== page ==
By: ERIC WAINAINA
The coffee and maize farms in Thindigua, Kasarini, Kirigiti and Kugeria on the outskirts of Kiambu Town are fast giving way to modern residential homes, apartments and shopping malls.
Thanks to their proximity to Nairobi, many little centres on Kiambu Road have experienced a property boom in the past few years as investors rush to make a killing from the growing demand for both residential and commercial houses.
They include Thindigua, Kasarini, Mushroom, Kugeria and Njatha-ini.
The land in these areas, which was previously used to grow coffee and maize, has since been subdivided and sold to developers, who are putting up residential houses or rental and commercial flats.
Thindigua, for instance, is now dotted with modern residential houses, rental flats, and apartments for sale. In addition, there is a mall under construction in the area.
And signboards at the main bus stop at the main shopping centre announce upcoming and ready apartments either for sale or to let.
Thindigua is about 10 kilometres from the city centre and about three kilometres from Kiambu Town.
Mr John Mwaniki, the director of property firm Jeckmas Services, says Thindigua is benefiting from its strategic location between Nairobi and Kiambu, which makes it easily accessible to both. It takes a motorist less than 10 minutes to get to the city from Thindigua, and less than five minutes to get to Kiambu Town in light traffic.
TOWN IS CONGESTED
“Kiambu town is congested and most of the people working in Nairobi or in Kiambu Town require somewhere to live, so investors are taking advantage of the situation to build houses where plots are available,” Mr Mwaniki told media.
Ms Mercy Njoki, who lives in Thindigua and commutes to the city’s central business district every day apart from Sundays, agrees.
“I don’t regret moving to Thindigua. It is convenient as there is transport throughout and no traffic jams,” she told media.
Ms Njoki, who moved from Githurai during the construction of the Thika Superhighway, says she used to arrive at her business in the city centre much later than she does now.
She adds that the atmosphere in Thindigua is pleasant since it is not as congested as other peri-urban areas.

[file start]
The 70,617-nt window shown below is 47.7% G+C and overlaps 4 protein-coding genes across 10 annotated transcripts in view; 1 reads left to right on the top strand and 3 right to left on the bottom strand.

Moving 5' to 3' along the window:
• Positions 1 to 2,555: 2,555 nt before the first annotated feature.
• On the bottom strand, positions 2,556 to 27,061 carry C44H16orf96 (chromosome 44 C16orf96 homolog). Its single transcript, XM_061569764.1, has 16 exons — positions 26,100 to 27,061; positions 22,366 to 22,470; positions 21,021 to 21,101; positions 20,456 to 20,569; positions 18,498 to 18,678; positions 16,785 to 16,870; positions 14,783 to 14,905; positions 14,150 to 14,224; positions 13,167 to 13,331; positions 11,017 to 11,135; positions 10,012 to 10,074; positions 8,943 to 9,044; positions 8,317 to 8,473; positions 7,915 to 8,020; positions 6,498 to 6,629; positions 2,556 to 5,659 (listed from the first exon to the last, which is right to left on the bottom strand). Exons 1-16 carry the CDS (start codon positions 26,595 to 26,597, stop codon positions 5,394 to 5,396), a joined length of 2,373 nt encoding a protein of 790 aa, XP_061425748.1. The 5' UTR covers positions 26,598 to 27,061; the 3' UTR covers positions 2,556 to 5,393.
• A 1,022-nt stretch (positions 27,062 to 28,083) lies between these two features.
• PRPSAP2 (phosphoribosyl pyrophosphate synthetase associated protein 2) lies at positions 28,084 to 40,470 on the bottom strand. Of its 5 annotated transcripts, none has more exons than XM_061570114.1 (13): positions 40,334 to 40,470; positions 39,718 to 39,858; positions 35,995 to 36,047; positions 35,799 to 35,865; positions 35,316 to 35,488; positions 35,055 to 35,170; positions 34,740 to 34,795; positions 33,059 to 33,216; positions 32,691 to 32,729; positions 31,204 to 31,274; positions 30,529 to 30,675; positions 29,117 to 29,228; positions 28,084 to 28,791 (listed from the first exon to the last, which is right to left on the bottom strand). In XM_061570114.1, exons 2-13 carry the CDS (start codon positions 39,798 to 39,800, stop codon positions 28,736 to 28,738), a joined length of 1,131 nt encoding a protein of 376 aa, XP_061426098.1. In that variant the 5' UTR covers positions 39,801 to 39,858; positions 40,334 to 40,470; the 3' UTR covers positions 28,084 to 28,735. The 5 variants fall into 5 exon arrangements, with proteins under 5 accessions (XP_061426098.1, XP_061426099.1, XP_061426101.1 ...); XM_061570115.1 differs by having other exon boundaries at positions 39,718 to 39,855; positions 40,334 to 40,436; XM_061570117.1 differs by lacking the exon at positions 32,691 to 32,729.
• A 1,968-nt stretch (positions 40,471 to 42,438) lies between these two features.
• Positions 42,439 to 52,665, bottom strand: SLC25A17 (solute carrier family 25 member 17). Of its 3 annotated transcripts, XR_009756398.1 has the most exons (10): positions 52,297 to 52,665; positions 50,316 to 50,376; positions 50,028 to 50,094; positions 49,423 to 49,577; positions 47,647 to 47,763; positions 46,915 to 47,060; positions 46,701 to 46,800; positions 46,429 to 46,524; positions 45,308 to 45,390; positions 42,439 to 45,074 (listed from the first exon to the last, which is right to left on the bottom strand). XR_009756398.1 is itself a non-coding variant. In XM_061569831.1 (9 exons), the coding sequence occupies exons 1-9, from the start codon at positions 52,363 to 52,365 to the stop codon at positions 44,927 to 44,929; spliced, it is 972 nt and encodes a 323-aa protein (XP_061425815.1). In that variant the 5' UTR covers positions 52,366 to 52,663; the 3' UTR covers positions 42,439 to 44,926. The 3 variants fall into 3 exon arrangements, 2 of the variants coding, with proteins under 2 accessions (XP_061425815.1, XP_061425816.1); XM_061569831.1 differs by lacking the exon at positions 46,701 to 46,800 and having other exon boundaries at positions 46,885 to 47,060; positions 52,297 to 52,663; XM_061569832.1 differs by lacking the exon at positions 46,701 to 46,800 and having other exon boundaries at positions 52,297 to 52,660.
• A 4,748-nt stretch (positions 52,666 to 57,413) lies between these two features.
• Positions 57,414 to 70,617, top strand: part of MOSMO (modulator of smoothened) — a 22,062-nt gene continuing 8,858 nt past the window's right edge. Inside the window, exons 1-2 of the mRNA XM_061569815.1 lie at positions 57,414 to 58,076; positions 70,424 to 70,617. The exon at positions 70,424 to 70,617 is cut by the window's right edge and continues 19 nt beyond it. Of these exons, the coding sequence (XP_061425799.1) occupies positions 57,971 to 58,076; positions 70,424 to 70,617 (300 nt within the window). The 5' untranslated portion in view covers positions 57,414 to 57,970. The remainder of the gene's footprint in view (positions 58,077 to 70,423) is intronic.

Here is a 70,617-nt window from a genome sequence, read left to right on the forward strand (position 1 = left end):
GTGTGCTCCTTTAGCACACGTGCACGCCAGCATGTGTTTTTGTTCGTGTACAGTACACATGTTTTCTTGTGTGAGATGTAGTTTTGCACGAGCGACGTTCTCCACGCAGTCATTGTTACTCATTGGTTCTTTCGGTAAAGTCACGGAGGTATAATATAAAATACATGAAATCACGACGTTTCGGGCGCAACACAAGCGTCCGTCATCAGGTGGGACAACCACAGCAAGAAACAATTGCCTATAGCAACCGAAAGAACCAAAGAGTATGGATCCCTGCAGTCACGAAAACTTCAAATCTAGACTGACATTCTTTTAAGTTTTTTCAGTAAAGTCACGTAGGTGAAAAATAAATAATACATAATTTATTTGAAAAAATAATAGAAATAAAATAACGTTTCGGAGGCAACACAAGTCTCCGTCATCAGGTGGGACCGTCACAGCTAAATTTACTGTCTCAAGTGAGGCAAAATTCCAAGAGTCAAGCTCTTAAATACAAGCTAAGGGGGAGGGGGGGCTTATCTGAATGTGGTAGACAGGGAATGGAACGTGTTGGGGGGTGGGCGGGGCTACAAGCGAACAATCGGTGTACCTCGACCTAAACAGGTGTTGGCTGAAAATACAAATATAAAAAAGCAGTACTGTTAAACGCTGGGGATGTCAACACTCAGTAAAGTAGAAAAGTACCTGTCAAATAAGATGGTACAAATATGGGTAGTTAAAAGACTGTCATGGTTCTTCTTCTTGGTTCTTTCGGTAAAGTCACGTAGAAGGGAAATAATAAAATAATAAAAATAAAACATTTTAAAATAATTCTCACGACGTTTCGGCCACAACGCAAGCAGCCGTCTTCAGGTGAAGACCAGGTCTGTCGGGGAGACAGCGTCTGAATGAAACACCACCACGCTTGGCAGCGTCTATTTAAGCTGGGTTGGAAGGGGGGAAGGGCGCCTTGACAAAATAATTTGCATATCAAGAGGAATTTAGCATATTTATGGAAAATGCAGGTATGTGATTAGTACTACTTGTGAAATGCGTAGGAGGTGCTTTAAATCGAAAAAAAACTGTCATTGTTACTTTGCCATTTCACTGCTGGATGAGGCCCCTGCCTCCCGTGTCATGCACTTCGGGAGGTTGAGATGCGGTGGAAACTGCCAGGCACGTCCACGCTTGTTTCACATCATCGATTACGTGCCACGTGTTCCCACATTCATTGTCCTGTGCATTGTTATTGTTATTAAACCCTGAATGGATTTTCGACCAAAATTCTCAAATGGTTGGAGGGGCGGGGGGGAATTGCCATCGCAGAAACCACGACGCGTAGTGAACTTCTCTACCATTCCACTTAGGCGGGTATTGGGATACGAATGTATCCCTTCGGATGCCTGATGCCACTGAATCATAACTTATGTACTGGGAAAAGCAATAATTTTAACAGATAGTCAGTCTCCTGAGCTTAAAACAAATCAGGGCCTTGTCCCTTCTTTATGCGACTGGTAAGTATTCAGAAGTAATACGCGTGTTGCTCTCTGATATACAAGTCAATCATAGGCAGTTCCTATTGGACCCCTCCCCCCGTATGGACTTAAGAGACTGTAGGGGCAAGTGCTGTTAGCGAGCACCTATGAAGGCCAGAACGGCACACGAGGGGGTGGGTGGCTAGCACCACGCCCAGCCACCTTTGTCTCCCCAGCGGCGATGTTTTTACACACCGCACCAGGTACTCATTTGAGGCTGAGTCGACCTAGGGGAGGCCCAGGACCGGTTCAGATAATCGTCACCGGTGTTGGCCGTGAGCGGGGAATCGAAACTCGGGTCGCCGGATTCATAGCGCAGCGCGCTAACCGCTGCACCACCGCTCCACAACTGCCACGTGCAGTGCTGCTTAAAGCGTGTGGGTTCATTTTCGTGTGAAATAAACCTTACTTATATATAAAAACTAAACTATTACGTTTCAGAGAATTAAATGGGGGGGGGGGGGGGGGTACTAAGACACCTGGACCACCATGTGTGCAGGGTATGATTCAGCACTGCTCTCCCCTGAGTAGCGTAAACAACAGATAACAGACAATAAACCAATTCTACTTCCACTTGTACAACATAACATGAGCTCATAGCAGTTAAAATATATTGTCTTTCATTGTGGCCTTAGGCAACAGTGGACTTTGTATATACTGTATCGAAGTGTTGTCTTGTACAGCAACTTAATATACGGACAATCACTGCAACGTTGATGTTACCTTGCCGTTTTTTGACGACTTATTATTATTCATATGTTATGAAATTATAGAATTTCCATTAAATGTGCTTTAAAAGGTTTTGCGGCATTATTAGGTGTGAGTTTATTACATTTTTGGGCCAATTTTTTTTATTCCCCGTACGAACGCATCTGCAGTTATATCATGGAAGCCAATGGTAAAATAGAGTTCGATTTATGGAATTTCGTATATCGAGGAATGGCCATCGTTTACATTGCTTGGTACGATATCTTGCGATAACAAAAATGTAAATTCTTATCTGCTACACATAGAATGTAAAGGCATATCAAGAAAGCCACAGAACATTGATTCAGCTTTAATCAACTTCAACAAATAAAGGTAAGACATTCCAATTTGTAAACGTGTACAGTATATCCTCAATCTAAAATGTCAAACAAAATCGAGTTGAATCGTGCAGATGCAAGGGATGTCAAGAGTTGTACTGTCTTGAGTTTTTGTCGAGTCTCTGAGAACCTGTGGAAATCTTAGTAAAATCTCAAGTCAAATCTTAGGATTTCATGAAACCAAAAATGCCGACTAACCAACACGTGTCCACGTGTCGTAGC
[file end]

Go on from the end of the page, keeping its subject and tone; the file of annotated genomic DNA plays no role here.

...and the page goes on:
Kirigiti, previously a small town on the outskirts of Kiambu Town, is another area that has undergone a radical transformation. Previously considered no more than a village, it has changed status, thanks to the rapid development.
Investors have been putting up rental flats in the area in the recent past, making it one of the fastest growing areas around Kiambu Town. Located about a kilometre from Nairobi, Kirigiti now boats modern rental flats and residential houses.
Similar developments are being witnessed in Mushroom and Kugeria, where individuals who were eager to own homes have been putting up posh houses.
Kasarini Shopping Centre, which previously had only modest rental flats, has received a major facelift following the construction of several modern five-story flats.
Mr Christopher Ngamau, a property agent, says that with the congestion in Kiambu Town and its poor planning, most people prefer to live on its outskirts.
Mr Ngamau, who is also the vice-chairman of Kiambu Residents’ Welfare Association adds that grabbing has further reduced space for expansion, making Kiambu Town unsuitable for investment.
Kiambu is a dormitory town for Nairobi, which explains the massive expansion in the urban centres arount it.
Investors are also taking advantage of the increasing rental charges by using any available land to build houses.
That is how a less organised development is coming up in Mugumo, about a kilometre from Kirigiti on the Kiambu-Ruiru Road.
After buying 50×100 plots in the area from a women’s group, the investors quickly put up buildings on them, turning the previously bare land into a concrete jungle.
SOURCE: DAILY NATION